Link Posted: 5/29/2002 11:22:52 PM EDT
A lot depends on what you expect. If you need to make money ASAP as a programmer, then perhaps VB is a good choice. If you want to take your time and learn to be a good programmer, then you will probably want to start with truly structured languages such as Pascal and C or OO languages such as C++ and Java. I know a lot has been added to VB, but it is still a shit language and always will be. I know, you can get a lot done with less lines of code (if you have 20 ActiveX controls, that is), but I don't believe in using glorified scripting languages (such as BASIC) until you already know at least one good structured or OO language. Once you've used a good language, you are better qualified to judge the crappy ones such as BASIC. Also, a lot depends on what tools you have access to. You can download free C/C++ compilers and free Java IDEs (Netbeans and many more). If you want to learn .NET, you need to get hold of a VB.NET, which will not be cheap (hopefully, your employer will pay). Anyway, before you jump on any bandwagon, try a little C or Pascal programming to see if you really like it. If you decide that level of programming is not for you, try the scripting languages such as VBScript, JScript, Perl, etc. These languages are easier to learn, but are not normally considered general purpose languages. Once you have a couple under your belt you can look at specializing. J2EE, .NET, Oracle SQL/PL, whatever.
Link Posted: 5/30/2002 1:24:15 AM EDT
I don't believe in using glorified scripting languages (such as BASIC) until you already know at least one good structured or OO language.
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Agree strongly! Dijkstra wrote in "Selected Writings on Computing: A Personal Perspective" that "It is practically impossible to teach good programming style to students that have had prior exposure to BASIC: as potential programmers they are mentally mutilated beyond hope of regeneration." It also encourages bad habits that make using better languages much harder. I've worked with more fly by night programmers than I care to remember, and almost every single one of them either started with Basic or dBase. (insert bad analogy here) You want to learn how to shoot well with a 223 rifle, you don't buy a Ruger Mini-14. You buy a bolt action (C programming language) or an AR-15 (Java). Honesty, if you're going to seriously study programming, you want to stay away from Java. You'll find the lack of pointers annoying when many of the algorithms you will study require them. Also, stay away from single-platform and closed-source libraries. You'll find that once you become used to using a library, you will greatly miss it (and miss the productivity that you once had) if you have to change platforms or if it's a closed source library and the vendor stops updating it. I've had both happen, and it wasn't fun.z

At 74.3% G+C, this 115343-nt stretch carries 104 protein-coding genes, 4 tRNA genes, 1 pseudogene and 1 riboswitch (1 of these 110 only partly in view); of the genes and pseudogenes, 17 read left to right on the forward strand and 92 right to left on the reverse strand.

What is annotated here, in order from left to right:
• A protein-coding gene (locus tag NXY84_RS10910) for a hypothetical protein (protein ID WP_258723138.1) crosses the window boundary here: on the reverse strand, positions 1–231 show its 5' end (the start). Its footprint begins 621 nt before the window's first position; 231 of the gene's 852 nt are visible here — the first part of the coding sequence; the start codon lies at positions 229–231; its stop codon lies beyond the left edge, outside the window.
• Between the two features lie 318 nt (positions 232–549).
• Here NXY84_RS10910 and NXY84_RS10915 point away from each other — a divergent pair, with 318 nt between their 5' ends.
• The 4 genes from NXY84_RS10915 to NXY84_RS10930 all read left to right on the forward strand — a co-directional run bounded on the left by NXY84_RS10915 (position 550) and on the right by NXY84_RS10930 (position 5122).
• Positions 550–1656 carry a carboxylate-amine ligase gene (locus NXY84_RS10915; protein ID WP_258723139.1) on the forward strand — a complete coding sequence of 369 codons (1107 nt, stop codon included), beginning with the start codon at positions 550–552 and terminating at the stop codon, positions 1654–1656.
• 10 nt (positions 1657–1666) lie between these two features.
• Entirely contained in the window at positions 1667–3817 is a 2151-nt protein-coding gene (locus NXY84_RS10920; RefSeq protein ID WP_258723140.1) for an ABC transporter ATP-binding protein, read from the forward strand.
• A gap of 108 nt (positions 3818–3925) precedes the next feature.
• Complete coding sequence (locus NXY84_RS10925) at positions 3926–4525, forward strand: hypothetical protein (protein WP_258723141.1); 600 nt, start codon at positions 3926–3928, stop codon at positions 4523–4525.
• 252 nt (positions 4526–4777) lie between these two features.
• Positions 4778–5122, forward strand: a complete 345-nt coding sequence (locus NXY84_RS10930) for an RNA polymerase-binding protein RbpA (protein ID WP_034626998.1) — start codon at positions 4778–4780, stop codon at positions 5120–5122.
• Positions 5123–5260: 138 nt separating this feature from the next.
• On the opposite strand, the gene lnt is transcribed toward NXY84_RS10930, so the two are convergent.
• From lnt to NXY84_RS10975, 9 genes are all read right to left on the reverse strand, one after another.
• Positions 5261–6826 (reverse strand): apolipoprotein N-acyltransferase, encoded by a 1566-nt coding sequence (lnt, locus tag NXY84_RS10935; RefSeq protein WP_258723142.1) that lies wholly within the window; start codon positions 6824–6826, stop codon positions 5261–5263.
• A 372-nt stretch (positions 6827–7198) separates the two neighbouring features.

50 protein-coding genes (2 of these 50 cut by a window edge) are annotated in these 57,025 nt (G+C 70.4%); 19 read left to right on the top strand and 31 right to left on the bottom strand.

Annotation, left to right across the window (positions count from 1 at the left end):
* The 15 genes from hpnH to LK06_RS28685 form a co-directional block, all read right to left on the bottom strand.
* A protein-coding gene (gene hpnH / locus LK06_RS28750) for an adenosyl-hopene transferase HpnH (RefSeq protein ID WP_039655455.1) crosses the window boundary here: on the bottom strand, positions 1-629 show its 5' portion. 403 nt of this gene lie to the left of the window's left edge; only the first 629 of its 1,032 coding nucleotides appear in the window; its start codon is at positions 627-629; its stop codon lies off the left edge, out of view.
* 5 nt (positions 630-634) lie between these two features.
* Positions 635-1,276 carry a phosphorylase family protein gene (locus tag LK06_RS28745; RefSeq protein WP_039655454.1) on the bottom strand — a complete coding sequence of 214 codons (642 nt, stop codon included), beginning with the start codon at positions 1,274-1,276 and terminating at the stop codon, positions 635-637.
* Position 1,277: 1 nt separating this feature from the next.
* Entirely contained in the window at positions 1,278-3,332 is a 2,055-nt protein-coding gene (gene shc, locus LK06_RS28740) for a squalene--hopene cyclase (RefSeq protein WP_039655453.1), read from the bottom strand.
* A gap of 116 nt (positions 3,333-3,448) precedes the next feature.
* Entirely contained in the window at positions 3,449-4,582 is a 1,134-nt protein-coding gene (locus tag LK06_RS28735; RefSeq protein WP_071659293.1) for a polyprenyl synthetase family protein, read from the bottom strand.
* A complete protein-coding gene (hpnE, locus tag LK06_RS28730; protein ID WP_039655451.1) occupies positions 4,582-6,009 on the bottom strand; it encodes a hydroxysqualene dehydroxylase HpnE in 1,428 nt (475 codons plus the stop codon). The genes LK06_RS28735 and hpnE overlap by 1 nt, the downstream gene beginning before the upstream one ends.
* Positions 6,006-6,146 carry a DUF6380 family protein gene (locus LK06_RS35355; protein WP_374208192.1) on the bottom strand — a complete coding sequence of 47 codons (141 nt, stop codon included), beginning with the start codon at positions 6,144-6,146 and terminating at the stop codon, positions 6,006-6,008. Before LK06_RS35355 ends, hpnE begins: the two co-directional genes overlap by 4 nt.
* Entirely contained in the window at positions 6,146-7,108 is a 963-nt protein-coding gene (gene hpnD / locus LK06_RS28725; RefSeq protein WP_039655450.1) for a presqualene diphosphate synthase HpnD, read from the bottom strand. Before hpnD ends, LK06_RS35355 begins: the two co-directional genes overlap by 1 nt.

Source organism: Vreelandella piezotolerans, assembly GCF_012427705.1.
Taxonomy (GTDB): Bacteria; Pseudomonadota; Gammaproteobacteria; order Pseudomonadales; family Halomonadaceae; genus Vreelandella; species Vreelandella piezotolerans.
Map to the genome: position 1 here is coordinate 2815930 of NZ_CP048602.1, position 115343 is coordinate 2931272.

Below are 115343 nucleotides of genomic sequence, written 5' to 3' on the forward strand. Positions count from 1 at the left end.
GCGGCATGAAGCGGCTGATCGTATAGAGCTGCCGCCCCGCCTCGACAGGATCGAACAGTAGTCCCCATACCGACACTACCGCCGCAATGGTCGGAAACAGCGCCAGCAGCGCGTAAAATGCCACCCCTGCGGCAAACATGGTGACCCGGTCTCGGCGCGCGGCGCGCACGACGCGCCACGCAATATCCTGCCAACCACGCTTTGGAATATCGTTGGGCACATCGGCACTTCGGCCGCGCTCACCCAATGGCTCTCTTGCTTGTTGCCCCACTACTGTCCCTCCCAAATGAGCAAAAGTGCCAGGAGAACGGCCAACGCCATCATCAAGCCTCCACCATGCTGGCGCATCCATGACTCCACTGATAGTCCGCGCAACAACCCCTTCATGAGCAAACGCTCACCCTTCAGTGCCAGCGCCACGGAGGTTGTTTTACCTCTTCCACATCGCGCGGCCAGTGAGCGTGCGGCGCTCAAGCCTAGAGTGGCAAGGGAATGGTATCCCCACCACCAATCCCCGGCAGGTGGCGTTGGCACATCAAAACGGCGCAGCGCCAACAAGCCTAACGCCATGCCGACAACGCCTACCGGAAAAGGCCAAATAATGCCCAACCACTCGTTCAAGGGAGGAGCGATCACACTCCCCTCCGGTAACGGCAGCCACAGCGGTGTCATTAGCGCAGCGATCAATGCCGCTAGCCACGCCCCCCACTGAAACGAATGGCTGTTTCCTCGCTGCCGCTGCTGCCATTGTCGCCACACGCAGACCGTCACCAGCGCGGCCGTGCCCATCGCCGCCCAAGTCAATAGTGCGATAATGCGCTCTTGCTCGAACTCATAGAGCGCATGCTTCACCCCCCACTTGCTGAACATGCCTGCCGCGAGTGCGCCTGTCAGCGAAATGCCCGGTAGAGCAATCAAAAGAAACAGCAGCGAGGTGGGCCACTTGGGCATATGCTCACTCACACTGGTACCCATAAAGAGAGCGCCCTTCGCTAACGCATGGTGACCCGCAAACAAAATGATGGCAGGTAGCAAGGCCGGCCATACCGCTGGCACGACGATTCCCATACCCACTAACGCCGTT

Link Posted: 5/30/2002 2:11:49 AM EDT
[Last Edit: 5/30/2002 2:20:17 AM EDT by cgwahl]
I'm coming up to my last year as a Comp Sci major. Learn C/C++. Depending on where you want to go learn VB and/or Java. Possibly COBOL...people hate it but apparantly in some/many areas its still used. Ada is still alive as well. I think its different now but in my school they had us all start with Pascal and then move up to C++. Me, since my emphasis is systems programming (although now I kind of wish I went IS, seems to be what all the recruiters I've talked to want; still its not a hard leap luckily), C++ is required for all, and I had to learn Ada. The IS guys have to learn C++, VB and/or Java. The commercial programming emphasis has to learn C++ and COBOL and I think VB. The scientific programming emphasis has to learn C++ and FORTRAN. Basically, learn C++ and VB (from what I've been told its very easy to learn, in fact sickeningly easy...heck business majors have to learn it so that should tell you something to how easy it is [;)]). Java shouldn't be to hard once you know C++ although at the rate I'm trying to teach myself off and on I'll probably never learn it. If you're going the IT/IS route you don't have to know Ada. Although I believe learning Unix/Linux if you don't know it already would be a good idea. Heres the thing though, people want programmers that know stuff, usually. If you can find an entry level job that wants you even if you know nothing, they'll train you which is nice (and they'll help you unlearn all that crap you learned in college). I know a few IS guys who went to school to be programmers and they wanted them to know stuff right out of college which usually isn't going to happen unless you got lucky and found a good internship (and many times even they seem to want you to have some experience), not to mention they want you to know stuff that they never taught in college. What they ended up doing is going the tech support route and then got a job as the IS guy for some company or in the case of the people I know for the city. Someday they might go and get a job programming but after so many years, whats the point? Frankly, right now I'm trying to find a tech support job since I need [i]something[/i] that has to do with computers. Hopefully after that I'll have some computer job experience even if its just tech support (its something) I can get a job in IS (getting a job for the Department of State working on embassy computers and whatnot sounds interesting to me) or maybe a nice company will hire me entry level and train indoctrate me into what I need to know about life in their company. Other than that if I'm able to get in shape by next year maybe I can become a Fed and get a job as a US Customs cybercrimes investigator, think I can handle the academic stuff but I'm not exactly thin so don't think I can handle the physical stuff at the moment...oh yeah this thread was about you...[:)]